Diane had a sweet spirit and loving heart that was evident from far away. The closer you got, the more you could see it. She also had pain and torment from an illness that you didn’t see from above at first, but over time her friends saw more clearly. She closed the doors, kept the windows drawn and mostly kept us out, as much as we tried to get in. And we tried. I’ve missed her for years, but prayed that one day she would throw the doors open and let people help.

In the end, her illness was too strong for her to see the promise of tomorrow. She loved her son more than life itself. She loved her husband through it all. But the pain was too much and she chose to end the pain.

I will always remember my friend for her sweet spirit, her smile and laugh, her love of people, and for bringing me together with people that are now true family.

But I will also remember that we never know what the next moments hold and we never know what we’ll find as we get lower and closer to people. If we’re blessed, we find people like Diane who only prove even truer when we get close.

I love you and miss you my friend.



– Posted using BlogPress from my iPhone

Friends In the Woods

Growing up, we lived on a few acres at the end of a dirt road, bordered on two sides with woods.  Austin and I made fast and forever friends with the kids who shared another side and had even more property..  We spent countless hours exploring those woods, always in a pack and always finding something to get into.  They really weren’t that dense or deep, but we had such a sense of independence in being able to roam.

Years later, Michael and I bought our first house in a small neighborhood not too far from where I grew up.  Just about a week before Austin disappeared, he found himself depressed and unable to settle down in the house for the night, needing some space and time to wander.  He cut through a neighbor’s yard and out into the woods, wandering much of the night, even though the pain in his knees grew with each step.  I had been alerted to his mental state by a friend, and I worried but had no idea what was coming.  When asked about what was going on after finally coming in, he insisted he was okay and had just needed some time.  A few days later, he again insisted the same to my mom when she came to visit, and after hours of conversation with him, she also didn’t know how serious it was or what was to come.

The morning after we realized Austin was missing and the report had been filed, those woods were walked and searched by several people who had no formal training, but were driven to find him.  I’ll never forget my Dad searching ceaselessly, and worrying that he couldn’t withstand much more of the heat and terrain with his breathing difficulties.  But he wouldn’t stop until he felt he had covered it all.  I was so worried about him holding up for what might take days or weeks.  I had no idea it would be years.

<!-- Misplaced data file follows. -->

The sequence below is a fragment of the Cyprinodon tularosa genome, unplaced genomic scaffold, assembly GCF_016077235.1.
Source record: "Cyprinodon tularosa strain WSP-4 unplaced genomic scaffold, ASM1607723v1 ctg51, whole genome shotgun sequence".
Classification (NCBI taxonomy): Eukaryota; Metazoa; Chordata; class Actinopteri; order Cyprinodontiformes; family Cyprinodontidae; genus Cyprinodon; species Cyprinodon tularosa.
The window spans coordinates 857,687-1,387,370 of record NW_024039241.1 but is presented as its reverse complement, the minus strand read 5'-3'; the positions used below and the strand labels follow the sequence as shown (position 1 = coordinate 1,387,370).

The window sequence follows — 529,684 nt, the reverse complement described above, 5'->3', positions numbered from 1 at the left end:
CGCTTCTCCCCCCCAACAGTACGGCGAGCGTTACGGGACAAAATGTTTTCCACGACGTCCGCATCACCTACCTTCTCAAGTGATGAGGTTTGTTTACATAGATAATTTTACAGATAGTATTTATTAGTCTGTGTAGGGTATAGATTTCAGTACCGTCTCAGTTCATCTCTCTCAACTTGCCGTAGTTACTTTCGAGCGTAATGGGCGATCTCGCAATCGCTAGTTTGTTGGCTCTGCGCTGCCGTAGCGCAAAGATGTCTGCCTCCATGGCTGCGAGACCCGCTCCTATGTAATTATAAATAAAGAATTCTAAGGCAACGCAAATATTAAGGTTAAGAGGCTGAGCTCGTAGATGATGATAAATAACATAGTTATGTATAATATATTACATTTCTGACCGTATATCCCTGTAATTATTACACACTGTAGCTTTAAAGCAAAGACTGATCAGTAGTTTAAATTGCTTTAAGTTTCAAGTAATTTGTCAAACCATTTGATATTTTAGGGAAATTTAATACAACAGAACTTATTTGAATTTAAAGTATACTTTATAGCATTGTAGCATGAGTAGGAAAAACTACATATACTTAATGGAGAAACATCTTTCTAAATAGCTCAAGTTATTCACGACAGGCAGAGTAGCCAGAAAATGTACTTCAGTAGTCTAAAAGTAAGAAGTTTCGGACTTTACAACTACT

There were more woods in that area than I ever could have imagined.  We had no idea what needed to be covered, so we traversed it all the best we could.  We called in volunteers and friends, had family drive hours to help (time after time) and kept at it.  But we couldn’t believe how many square miles of woods were around us, the aerial maps astounded us.  What was also hard to believe were the numbers of people living in them.  There were whole families, young kids to elderly people, all making their home right there.  They were off the beaten path, and out of the public eye, so easily overlooked or forgotten.  They were mostly kind, mostly offering hope that he would be found.

The sheer amount of woods and the people living there made such an impression on everyone involved.  How could we live right there all along and not really see what was there?  

But what I’ll never forget about those early days, more than anything else, were the friends in the woods.  Each of us had friends involved, and I’ll forever be grateful to them all.  But the ones that stand out to me the most are the friends who never knew Austin, yet quietly and without being asked went into the woods.  I am rarely caught without words.  However, I’ll always remember when I heard about a group of five ladies who ventured into the woods together to help.  They weren’t asked.  They didn’t want to be thanked.  They faced fears of spiders and snakes, got dirty and scratched.  They gave me hope.  Several months later, another friend casually mentioned that he felt sure Austin wasn’t in a specific area because he had been searching there.  I looked down as he spoke and realized that his arms were covered in scratches that were quite bad.  He had not been asked, and didn’t want to be thanked.  He gave me hope.  I had no words to thank any of them then, and barely do today.

As a kid, the woods were magical but as an adult they’ve become a place of learning.  Learning about Austin’s last days, learning about seeing what’s around us, and most importantly about how real friends will go anywhere, even in the woods.